Approximately six times a week some PR person pitches me a guest post opportunity with some so-called expert who can share their pearls of wisdom with you folks here.

I wish I was exaggerating this for comedic effect, but I’m not. Just imagine how many pitches non-terrible bloggers get.

Most of these are hot garbage, of course. Instead of building up a following from the ground up (which is hard, dammit), they seek to speed up the process by hiring a public relations firm. This firm then does the dirty work of promoting, and hopefully the author makes a few extra bucks after paying for their services.

(Interesting aside fact: many of these authors don’t even care about making any money. They just want to add “best-selling author” to their resumes, a fact they’ll proudly display even after the book only sells 14 copies.)

I’ve never said yes to any of these pitches because none of them ever sound very interesting. I’d love to get new and unique voices here on the FU machine. Those people are not showing up in my inbox represented by a PR firm.

Instead I get stuff like this, which will now be presented for mocking purposes. Take it away, PR firm.

Seriously, this is the stuff I get 

Today’s topic is from something called MILLENNIAL MONEY MAKEOVER, a book about paying off debt and whatnot. The author, some guy, (he’s had enough free promotion) has a seven step method to paying down debt.

Seven steps? Shouldn’t it just be one step? Step 1: pay off your debt. Easy.

Uh, no. Let’s go through each step to bask in the magnificence of this pitch.

Step 1. Acknowledge your credit card debt

I know people live in denial, but this is silly. You “acknowledge” credit card debt exists every time you open up your statement and pay that ol’ minimum balance. Is it really a step if it takes less than a second?

Step 2. List your credit card debts in ascending order

Oh no. Guys. Is he going to recommend the debt snowball method?

Once you have all of your credit cards laid out in the correct order, the credit card with the smallest balance on your list is what you are going to attack and eliminate first. Write down the balance and post it in a prominent place. Look at it repeatedly. That number is your first target.


Balances mean nothing. Tackle the highest interest rates first. Say you owe the following and can dedicate $10,000 in payments:

  • Car loan (0.9%): $5,000
  • Student loan (3.9%): $7,500
  • Credit card (18.9%): $10,000

By tackling the credit card last you’re paying like $2,500 in extra interest versus paying it off first.

I understand psychology is important when paying off debt but you know what’s importanter? Math.

Using words that actually exist isn’t that important either.

Step 3. Create a flash budget

The fuck is this? A flash budget? Sounds flashy.

[S]tart building what I like to call a flash budget. Begin by analyzing your monthly income and expenses, and list out all sources of income. Once that is complete, create another list for your expenses, both fixed and variable. Subtract your expenses from income, and the difference is your margin to attack credit card debt.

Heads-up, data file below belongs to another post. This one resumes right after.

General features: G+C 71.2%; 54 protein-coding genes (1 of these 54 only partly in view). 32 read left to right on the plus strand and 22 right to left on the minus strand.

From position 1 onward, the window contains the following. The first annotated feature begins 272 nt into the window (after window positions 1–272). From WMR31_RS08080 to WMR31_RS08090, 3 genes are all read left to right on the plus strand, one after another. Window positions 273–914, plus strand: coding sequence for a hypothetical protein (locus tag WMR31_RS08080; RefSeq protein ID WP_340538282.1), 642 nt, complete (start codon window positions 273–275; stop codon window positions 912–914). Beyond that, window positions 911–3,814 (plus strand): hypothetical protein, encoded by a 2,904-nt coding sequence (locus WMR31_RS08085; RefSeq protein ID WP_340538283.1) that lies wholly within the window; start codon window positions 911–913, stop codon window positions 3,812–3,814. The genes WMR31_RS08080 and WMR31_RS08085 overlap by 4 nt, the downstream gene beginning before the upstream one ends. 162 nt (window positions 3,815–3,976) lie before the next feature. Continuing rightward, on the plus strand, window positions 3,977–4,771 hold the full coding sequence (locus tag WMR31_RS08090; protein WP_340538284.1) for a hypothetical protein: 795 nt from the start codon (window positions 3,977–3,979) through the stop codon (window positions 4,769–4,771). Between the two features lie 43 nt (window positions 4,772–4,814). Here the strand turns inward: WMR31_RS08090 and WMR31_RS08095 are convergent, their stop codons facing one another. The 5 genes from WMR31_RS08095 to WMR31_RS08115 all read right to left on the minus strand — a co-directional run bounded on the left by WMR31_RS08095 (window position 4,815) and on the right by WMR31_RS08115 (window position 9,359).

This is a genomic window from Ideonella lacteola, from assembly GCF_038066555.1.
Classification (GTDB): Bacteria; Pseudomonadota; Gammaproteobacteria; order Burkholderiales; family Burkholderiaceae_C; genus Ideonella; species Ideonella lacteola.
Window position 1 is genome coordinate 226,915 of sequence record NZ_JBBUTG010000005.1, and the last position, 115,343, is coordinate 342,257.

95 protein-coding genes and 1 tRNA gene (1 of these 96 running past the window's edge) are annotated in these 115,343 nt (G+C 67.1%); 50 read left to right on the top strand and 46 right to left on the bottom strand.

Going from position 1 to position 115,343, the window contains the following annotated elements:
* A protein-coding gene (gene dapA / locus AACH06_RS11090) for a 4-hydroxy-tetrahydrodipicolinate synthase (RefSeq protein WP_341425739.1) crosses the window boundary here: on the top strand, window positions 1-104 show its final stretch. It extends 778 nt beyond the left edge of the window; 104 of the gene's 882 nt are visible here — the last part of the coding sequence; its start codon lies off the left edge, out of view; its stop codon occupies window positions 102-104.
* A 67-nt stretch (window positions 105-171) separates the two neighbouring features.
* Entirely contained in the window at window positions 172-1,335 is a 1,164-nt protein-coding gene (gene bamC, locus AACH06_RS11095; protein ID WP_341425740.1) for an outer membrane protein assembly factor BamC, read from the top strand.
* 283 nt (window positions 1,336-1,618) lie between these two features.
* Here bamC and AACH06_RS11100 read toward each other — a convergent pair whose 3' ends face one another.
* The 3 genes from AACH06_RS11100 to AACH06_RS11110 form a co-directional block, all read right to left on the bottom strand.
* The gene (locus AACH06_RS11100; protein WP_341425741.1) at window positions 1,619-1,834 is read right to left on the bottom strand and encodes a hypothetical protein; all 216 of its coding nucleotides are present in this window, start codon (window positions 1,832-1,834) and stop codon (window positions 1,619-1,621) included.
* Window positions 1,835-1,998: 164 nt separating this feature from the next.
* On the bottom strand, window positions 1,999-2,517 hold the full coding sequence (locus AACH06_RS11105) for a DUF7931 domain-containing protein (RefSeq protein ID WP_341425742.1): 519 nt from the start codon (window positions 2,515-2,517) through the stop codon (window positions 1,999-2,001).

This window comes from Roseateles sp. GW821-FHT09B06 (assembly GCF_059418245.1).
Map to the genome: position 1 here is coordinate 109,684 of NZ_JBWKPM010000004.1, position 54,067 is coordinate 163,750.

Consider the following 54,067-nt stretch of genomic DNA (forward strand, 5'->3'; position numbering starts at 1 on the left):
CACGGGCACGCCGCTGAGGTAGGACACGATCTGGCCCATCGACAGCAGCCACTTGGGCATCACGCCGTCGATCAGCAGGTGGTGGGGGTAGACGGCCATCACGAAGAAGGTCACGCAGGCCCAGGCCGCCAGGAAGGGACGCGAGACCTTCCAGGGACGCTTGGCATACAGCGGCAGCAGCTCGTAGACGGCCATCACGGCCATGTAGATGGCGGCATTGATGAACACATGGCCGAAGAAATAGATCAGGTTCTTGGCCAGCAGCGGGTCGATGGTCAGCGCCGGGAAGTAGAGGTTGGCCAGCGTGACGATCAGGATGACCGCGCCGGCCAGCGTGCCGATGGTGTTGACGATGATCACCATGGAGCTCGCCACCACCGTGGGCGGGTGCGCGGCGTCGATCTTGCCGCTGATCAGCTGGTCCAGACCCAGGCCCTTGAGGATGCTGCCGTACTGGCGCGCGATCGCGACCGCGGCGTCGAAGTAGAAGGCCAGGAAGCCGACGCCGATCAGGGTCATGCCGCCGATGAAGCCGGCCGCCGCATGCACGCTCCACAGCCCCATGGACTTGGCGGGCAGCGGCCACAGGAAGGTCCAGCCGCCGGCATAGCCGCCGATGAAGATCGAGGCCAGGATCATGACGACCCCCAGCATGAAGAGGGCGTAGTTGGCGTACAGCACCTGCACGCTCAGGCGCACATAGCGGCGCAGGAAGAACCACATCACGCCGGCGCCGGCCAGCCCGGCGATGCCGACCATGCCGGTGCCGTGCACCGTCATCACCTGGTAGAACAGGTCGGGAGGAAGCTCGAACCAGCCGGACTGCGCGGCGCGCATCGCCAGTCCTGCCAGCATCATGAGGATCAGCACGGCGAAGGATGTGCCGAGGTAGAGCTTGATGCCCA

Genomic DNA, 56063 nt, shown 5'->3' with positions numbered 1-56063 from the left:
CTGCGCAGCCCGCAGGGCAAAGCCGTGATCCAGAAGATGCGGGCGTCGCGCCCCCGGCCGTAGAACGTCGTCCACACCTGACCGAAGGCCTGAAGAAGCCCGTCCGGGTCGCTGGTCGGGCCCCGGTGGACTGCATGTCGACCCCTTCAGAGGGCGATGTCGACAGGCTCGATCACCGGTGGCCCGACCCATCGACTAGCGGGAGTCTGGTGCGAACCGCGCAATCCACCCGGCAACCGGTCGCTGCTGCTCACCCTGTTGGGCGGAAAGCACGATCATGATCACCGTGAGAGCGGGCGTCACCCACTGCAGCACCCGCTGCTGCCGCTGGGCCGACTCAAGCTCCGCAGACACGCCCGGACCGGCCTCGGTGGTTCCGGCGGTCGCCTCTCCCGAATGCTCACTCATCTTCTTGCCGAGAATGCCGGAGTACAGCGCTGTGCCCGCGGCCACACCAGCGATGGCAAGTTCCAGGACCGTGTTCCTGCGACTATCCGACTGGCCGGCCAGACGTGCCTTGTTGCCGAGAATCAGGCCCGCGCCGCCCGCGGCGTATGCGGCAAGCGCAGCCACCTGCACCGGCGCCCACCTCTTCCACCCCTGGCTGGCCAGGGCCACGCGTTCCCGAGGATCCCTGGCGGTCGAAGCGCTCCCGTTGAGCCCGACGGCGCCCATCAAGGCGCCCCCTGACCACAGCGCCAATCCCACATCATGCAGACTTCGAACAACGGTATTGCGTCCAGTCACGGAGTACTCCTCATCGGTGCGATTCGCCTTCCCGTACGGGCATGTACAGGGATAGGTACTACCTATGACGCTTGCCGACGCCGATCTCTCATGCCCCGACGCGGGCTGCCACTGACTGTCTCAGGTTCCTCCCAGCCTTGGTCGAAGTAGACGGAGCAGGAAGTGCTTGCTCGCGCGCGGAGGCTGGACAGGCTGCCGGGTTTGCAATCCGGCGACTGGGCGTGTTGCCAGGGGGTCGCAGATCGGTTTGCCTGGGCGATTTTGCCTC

Oh, so a flash budget is just a regular budget? Nice. Glad we cleared that up.

Step 4. Snowball your success

Now he’s just rubbing it in my face, repeating his wrong advice from step 2. I haven’t even met this guy and I already hate him.

By paying off your smallest balances first, you create momentum. This leads to higher confidence to tackle the larger balances in your debt portfolio. Conventional wisdom will tell you otherwise.

Conventional wisdom will tell you otherwise because it’s right.

But as you know, personal finance is about much more than numbers. Although this approach makes the most economic sense, paying off debt quickly doesn’t happen in a vacuum. 

You know what bugs me the most about this advice? It assumes everyone who’s in debt is a complete moron who has to use psychological tricks to make sure they pay it off. Smart, educated people get in debt. They aren’t dumb. Give them a little credit.

Step 5. Pay with cash

AKA don’t pile on more debt. Good.

Step 6. Celebrate your wins

The jist of this step it to reward yourself with “going to the movies, out for dinner, or to a concert” each time you pay off one of your debts. Where exactly does this end, anyway? Are you going to reward yourself with a new pair of shoes when you pay back the $20 you owe your buddy? Take yourself out for dinner when you finally take care of that parking ticket?

Step 7. Share your success

Ah debt, the thing we accumulate in private and then brag about repaying. The only thing worse than listening to your friend who’s all about debt repayment is listening to your friend who’s all about keto now. DO YOU KNOW WHAT CARBS ARE DOING TO YOUR BODY? Shut up dude, nachos are delicious.

So to review, our seven-step process for paying off debt has, what, one step dedicated to paying off debt. And even then, that step discounts the correct way of doing it. What a great list. I’m glad I received it.

The best part

So I went and looked up the book behind all this on Amazon and I swear to God this happened.

What a perfect way to end this crappy article.

Tell everyone, yo!